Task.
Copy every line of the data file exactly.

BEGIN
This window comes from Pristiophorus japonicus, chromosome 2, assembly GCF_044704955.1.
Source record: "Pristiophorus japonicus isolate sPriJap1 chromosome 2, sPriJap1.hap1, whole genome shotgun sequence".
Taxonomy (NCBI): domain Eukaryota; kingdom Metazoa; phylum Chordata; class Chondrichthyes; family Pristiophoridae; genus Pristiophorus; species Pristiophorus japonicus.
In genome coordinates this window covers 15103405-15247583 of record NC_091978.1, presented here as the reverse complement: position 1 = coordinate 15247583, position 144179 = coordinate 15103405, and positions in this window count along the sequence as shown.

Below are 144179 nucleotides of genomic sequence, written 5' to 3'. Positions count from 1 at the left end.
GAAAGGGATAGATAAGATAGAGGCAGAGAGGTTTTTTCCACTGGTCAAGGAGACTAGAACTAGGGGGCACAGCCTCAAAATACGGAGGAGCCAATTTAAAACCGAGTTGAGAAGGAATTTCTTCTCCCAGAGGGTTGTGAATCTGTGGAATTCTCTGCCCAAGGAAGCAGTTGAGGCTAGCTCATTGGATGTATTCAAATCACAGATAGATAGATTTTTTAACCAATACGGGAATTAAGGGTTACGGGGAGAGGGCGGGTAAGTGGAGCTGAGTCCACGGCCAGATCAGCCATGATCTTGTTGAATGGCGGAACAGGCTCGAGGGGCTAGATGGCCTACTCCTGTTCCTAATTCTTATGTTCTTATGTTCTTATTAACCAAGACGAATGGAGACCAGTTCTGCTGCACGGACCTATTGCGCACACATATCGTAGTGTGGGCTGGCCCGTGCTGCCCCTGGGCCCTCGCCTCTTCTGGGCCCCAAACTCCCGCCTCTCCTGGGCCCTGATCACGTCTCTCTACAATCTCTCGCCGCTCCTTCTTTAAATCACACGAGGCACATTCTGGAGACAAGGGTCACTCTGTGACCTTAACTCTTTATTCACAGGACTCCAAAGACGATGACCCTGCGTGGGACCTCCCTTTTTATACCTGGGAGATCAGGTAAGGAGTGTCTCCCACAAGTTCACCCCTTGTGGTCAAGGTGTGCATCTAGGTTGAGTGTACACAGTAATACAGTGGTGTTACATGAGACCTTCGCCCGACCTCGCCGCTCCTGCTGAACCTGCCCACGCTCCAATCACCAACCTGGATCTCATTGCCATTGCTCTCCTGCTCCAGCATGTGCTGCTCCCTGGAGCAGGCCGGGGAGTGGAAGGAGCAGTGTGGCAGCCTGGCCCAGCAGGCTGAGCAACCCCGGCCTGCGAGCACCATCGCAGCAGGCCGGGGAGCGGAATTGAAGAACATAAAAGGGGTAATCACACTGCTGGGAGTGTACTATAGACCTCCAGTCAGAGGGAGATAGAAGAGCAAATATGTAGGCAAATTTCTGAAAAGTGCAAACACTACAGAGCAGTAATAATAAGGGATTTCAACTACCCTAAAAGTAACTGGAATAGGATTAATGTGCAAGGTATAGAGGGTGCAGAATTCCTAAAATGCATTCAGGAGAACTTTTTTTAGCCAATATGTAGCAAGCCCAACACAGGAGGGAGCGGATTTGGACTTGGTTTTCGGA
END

This window comes from Pristiophorus japonicus, chromosome 2, assembly GCF_044704955.1.
Source record: "Pristiophorus japonicus isolate sPriJap1 chromosome 2, sPriJap1.hap1, whole genome shotgun sequence".
Taxonomy (NCBI): domain Eukaryota; kingdom Metazoa; phylum Chordata; class Chondrichthyes; family Pristiophoridae; genus Pristiophorus; species Pristiophorus japonicus.
In genome coordinates this window covers 15103405-15247583 of record NC_091978.1, presented here as the reverse complement: position 1 = coordinate 15247583, position 144179 = coordinate 15103405, and positions in this window count along the sequence as shown.

Below are 144179 nucleotides of genomic sequence, written 5' to 3'. Positions count from 1 at the left end.
GAAAGGGATAGATAAGATAGAGGCAGAGAGGTTTTTTCCACTGGTCAAGGAGACTAGAACTAGGGGGCACAGCCTCAAAATACGGAGGAGCCAATTTAAAACCGAGTTGAGAAGGAATTTCTTCTCCCAGAGGGTTGTGAATCTGTGGAATTCTCTGCCCAAGGAAGCAGTTGAGGCTAGCTCATTGGATGTATTCAAATCACAGATAGATAGATTTTTTAACCAATACGGGAATTAAGGGTTACGGGGAGAGGGCGGGTAAGTGGAGCTGAGTCCACGGCCAGATCAGCCATGATCTTGTTGAATGGCGGAACAGGCTCGAGGGGCTAGATGGCCTACTCCTGTTCCTAATTCTTATGTTCTTATGTTCTTATTAACCAAGACGAATGGAGACCAGTTCTGCTGCACGGACCTATTGCGCACACATATCGTAGTGTGGGCTGGCCCGTGCTGCCCCTGGGCCCTCGCCTCTTCTGGGCCCCAAACTCCCGCCTCTCCTGGGCCCTGATCACGTCTCTCTACAATCTCTCGCCGCTCCTTCTTTAAATCACACGAGGCACATTCTGGAGACAAGGGTCACTCTGTGACCTTAACTCTTTATTCACAGGACTCCAAAGACGATGACCCTGCGTGGGACCTCCCTTTTTATACCTGGGAGATCAGGTAAGGAGTGTCTCCCACAAGTTCACCCCTTGTGGTCAAGGTGTGCATCTAGGTTGAGTGTACACAGTAATACAGTGGTGTTACATGAGACCTTCGCCCGACCTCGCCGCTCCTGCTGAACCTGCCCACGCTCCAATCACCAACCTGGATCTCATTGCCATTGCTCTCCTGCTCCAGCATGTGCTGCTCCCTGGAGCAGGCCGGGGAGTGGAAGGAGCAGTGTGGCAGCCTGGCCCAGCAGGCTGAGCAACCCCGGCCTGCGAGCACCATCGCAGCAGGCCGGGGAGCGGAATTGAAGAACATAAAAGGGGTAATCACACTGCTGGGAGTGTACTATAGACCTCCAGTCAGAGGGAGATAGAAGAGCAAATATGTAGGCAAATTTCTGAAAAGTGCAAACACTACAGAGCAGTAATAATAAGGGATTTCAACTACCCTAAAAGTAACTGGAATAGGATTAATGTGCAAGGTATAGAGGGTGCAGAATTCCTAAAATGCATTCAGGAGAACTTTTTTTAGCCAATATGTAGCAAGCCCAACACAGGAGGGAGCGGATTTGGACTTGGTTTTCGGA